By Joseph Goedert , Aug. 21, 2015, 7:43am ET, Health Data Management
Healogics, an organization of wound care physicians treating patients in nearly 800
hospital outpatient clinics, can take data from 150,000 patients and predict pretty well
which ones will fail to heal appropriately or have to undergo an amputation within the next
The growing ability to predict patients most at risk, right now a proof of concept program,
came recently as Healogics is working with Stanford University, Ohio State University and
the University of Miami. The idea is to help physicians better treat these patients, track
them to make sure they aren’t missing appointments, and if the patient can’t be healed, to
manage the condition so it doesn’t get worse.
Having information to inform physicians prospectively of the highest risk patients and the
ability to change patient outcomes shows the power of data analytics, says Jeff Nelson,
CEO at the Jacksonville, Fla.-based company, which has spent $15 million over the past
four years building its data analytics capability. Today, the database, called i-heal, holds
information on more than 1 million unique patients, equating to 2.6 million wounds.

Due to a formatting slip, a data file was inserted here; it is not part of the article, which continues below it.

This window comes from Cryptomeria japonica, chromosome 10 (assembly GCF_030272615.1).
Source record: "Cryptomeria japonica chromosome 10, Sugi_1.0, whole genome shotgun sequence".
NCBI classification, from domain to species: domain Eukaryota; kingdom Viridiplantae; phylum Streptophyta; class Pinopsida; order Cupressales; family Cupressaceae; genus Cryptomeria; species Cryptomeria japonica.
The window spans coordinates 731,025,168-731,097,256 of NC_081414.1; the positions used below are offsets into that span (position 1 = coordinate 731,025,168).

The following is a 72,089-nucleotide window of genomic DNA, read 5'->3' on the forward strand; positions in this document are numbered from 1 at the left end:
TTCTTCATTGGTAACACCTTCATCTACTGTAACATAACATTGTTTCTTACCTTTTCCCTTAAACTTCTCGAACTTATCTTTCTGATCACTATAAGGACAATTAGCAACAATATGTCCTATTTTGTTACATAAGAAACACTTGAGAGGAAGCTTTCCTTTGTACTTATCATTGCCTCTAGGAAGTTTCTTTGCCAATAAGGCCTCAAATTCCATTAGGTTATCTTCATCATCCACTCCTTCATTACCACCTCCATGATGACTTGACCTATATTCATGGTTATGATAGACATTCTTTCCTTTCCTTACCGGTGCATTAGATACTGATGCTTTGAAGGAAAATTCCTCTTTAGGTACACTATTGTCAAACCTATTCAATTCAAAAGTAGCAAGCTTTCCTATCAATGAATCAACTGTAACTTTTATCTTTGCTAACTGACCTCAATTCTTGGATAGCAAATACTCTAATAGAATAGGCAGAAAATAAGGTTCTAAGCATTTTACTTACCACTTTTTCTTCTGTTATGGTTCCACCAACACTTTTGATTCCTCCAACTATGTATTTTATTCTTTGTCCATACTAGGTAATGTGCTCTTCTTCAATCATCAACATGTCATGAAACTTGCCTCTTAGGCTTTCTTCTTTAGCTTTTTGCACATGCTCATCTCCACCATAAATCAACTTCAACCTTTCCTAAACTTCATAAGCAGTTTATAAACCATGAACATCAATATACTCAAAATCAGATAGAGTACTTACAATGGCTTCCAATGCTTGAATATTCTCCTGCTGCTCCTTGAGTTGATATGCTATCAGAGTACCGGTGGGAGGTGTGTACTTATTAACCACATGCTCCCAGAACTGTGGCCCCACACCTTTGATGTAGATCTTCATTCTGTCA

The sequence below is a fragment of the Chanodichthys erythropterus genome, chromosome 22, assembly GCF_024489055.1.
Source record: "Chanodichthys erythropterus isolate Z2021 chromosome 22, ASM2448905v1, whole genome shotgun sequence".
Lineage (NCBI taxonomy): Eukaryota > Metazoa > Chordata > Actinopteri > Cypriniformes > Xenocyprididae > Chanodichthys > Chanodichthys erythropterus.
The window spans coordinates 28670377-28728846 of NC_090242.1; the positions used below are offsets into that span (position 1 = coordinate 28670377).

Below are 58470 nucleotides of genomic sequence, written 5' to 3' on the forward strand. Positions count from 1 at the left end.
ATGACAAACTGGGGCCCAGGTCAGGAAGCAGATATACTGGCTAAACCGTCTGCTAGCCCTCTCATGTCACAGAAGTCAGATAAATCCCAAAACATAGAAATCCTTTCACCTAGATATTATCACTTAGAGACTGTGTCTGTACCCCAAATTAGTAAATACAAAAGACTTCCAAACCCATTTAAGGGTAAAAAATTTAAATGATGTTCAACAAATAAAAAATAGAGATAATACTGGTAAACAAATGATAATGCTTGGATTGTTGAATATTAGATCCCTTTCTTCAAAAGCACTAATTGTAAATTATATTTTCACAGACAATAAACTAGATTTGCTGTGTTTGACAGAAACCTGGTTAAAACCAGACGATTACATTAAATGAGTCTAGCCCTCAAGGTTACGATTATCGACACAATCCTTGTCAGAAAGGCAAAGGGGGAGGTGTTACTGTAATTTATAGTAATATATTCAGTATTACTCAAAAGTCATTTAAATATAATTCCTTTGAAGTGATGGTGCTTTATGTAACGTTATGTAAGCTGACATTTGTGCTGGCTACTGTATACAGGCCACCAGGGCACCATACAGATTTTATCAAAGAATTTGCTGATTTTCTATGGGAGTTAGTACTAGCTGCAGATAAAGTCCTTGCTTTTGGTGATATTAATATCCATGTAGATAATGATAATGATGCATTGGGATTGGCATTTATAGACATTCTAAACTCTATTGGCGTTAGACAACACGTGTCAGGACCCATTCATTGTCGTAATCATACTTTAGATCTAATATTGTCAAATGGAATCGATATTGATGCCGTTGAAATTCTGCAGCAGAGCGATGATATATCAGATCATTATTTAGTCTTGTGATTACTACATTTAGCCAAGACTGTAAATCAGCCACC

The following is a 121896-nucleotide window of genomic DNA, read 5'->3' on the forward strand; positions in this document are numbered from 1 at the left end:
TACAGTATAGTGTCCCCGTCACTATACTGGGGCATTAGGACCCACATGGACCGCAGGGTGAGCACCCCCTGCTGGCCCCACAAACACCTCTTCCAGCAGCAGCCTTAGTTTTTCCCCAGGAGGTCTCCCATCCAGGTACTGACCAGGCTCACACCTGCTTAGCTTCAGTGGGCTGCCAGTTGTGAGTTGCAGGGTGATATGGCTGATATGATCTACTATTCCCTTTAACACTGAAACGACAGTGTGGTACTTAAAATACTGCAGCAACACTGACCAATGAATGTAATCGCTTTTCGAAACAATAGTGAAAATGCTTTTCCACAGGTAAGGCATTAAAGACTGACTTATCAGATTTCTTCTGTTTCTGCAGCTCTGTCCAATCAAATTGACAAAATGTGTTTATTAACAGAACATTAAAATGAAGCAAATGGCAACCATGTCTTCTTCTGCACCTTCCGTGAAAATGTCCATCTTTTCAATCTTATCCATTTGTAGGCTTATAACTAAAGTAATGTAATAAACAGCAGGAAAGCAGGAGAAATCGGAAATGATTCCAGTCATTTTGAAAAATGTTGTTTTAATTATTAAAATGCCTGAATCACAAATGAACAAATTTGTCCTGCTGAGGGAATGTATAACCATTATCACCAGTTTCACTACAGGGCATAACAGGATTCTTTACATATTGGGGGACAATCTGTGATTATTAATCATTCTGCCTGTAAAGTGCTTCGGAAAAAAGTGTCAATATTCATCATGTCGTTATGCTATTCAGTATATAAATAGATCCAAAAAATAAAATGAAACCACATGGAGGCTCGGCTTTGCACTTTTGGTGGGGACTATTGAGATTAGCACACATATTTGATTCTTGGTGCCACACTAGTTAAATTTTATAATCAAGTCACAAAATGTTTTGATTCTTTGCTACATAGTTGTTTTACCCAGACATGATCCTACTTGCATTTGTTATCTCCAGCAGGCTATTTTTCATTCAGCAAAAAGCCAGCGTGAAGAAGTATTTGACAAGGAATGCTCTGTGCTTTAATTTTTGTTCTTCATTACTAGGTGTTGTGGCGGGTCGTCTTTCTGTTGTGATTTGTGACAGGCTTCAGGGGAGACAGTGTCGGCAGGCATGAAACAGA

Non-healing chronic wounds such as diabetic foot ulcers, pressure ulcers, inadequate
blood flow from arterial ulcers and vascular disease account for about 90 percent of
chronic wounds, which are particularly prevalent among the 26 million Americans
estimated to have diabetes, according to the company.
About one-third of the wound clinics have a proprietary wound care electronic health
records system also called i-heal, that feeds data into the database and also interfaces
with a hospital’s EHR. The other clinics, using a variety of EH Rs, must manually key
information into the database. Like other providers in the industry, Healogics faces a
common problem-not having sufficient information exchange capabilities in most markets.
Healogics has used various types of databases since the early 2000s. Work stated with
vendor Net Health in 2011 to create i-heal as a standard database, along with uniform
processes for collecting and analyzing data across clinics in 46 states.